CELPIP Writing Tips: Developing Ideas

The purpose of the CELPIP Writing Test is to measure how well a test taker can write a response to an everyday problem, event, or issue that occurs in Canadian life. There are two written tasks: crafting an email, and responding to a survey. For many test takers, even those who send emails every day as part of their jobs, it’s often a struggle to come up with detailed, clear ideas for their responses. They might use correct grammar and punctuation, proper paragraphing, and even include advanced vocabulary and idioms, but they only manage to put forward vague or general ideas in task 1 and task 2. So if feel that you’re a capable writer, but you’re unable to develop quality ideas, here are some CELPIP writing tips for developing ideas.

Before You Write

As long as you have moderate typing skills, you should have time on each task to brainstorm, write, and check your response. But before you begin brainstorming ideas, consider the following two questions:

1. Who am I in this response? For example, an upset customer, a grateful employee, a concerned parent, etc.
2. To whom am I writing? For example, a store manager, my employer, a friend, a family member, etc.

Believe it or not, some test takers get these mixed up and end up responding to the wrong person and from the wrong perspective. If you’re thinking that this is just silly and it would never happen to you, consider how nerves can play a factor during a high-stakes exam such as CELPIP. Either way, it doesn’t hurt to take 30 seconds to read and then reread the instructions on both tasks so this doesn’t happen to you.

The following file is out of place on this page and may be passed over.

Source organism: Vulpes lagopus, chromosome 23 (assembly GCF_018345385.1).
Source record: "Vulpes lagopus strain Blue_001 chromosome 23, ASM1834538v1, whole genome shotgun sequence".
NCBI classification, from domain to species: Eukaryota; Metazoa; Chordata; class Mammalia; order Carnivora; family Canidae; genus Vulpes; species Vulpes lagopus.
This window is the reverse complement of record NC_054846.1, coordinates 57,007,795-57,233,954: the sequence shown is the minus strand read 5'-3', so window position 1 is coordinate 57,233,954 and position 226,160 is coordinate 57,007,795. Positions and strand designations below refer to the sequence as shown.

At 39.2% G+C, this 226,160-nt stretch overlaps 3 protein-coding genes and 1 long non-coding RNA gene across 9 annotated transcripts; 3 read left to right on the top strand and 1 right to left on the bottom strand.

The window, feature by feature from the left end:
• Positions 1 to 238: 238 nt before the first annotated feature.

Clear Purpose

Next, clearly state your purpose. On task 1, you simply need to rephrase what is provided in the prompt, but in task 2 you must choose option A or option B – not both. Certain test takers try to argue both A and B with the false impression that this is a safer option. It’s not. This will negatively impact your task achievement and your overall score. If you’re unsure about how to state a clear purpose, use a common phrase such as:

  • in my opinion…
  • the purpose of this email is to…
  • I feel/I think…

Many writers choose to do this at or near the beginning of their response and then they continue with the main body of their response.

Details

After you have a clear purpose, add two to three reasons or ideas that support your opinion. Avoid the following:
• General adjectives. Examples: good, bad, big, small.
• Repeating ideas. Example: The customer-service agent was not friendly. She was not kind to me.
• Repeating words. Example: I really enjoyed our meeting yesterday. I enjoyed meeting you.
• Vague ideas. Example: I bought something from your shop last week and it’s not good.
• Going off topic. Tip: when you review your response, check the instructions and be sure that each sentence relates to the information in the instructions.
Look at the examples below and compare them with their revised versions:

Original: The coffee was not good.
Revised: The coffee was too strong and very bitter.

Original: I went to your store.
Revised: I went to your store, ABC Games, last Friday at 9:00am.

Original: The market was excellent. I think it was an excellent event for our community.
Revised: The market was excellent. I think it was a rewarding event for our community.

If you find that you’re stumped during the writing test, try to focus on adding details and specific information. Think of times, names, and accurate descriptions. Always remember that the examiner doesn’t know who you are, so it’s not the same as writing a message or email to a friend. Be clear, be precise, and you’ll be much better off on your CELPIP Writing exam.

For more information about the CELPIP test, visit their full website. If you have any questions about preparation, contact us and we’ll be happy to help.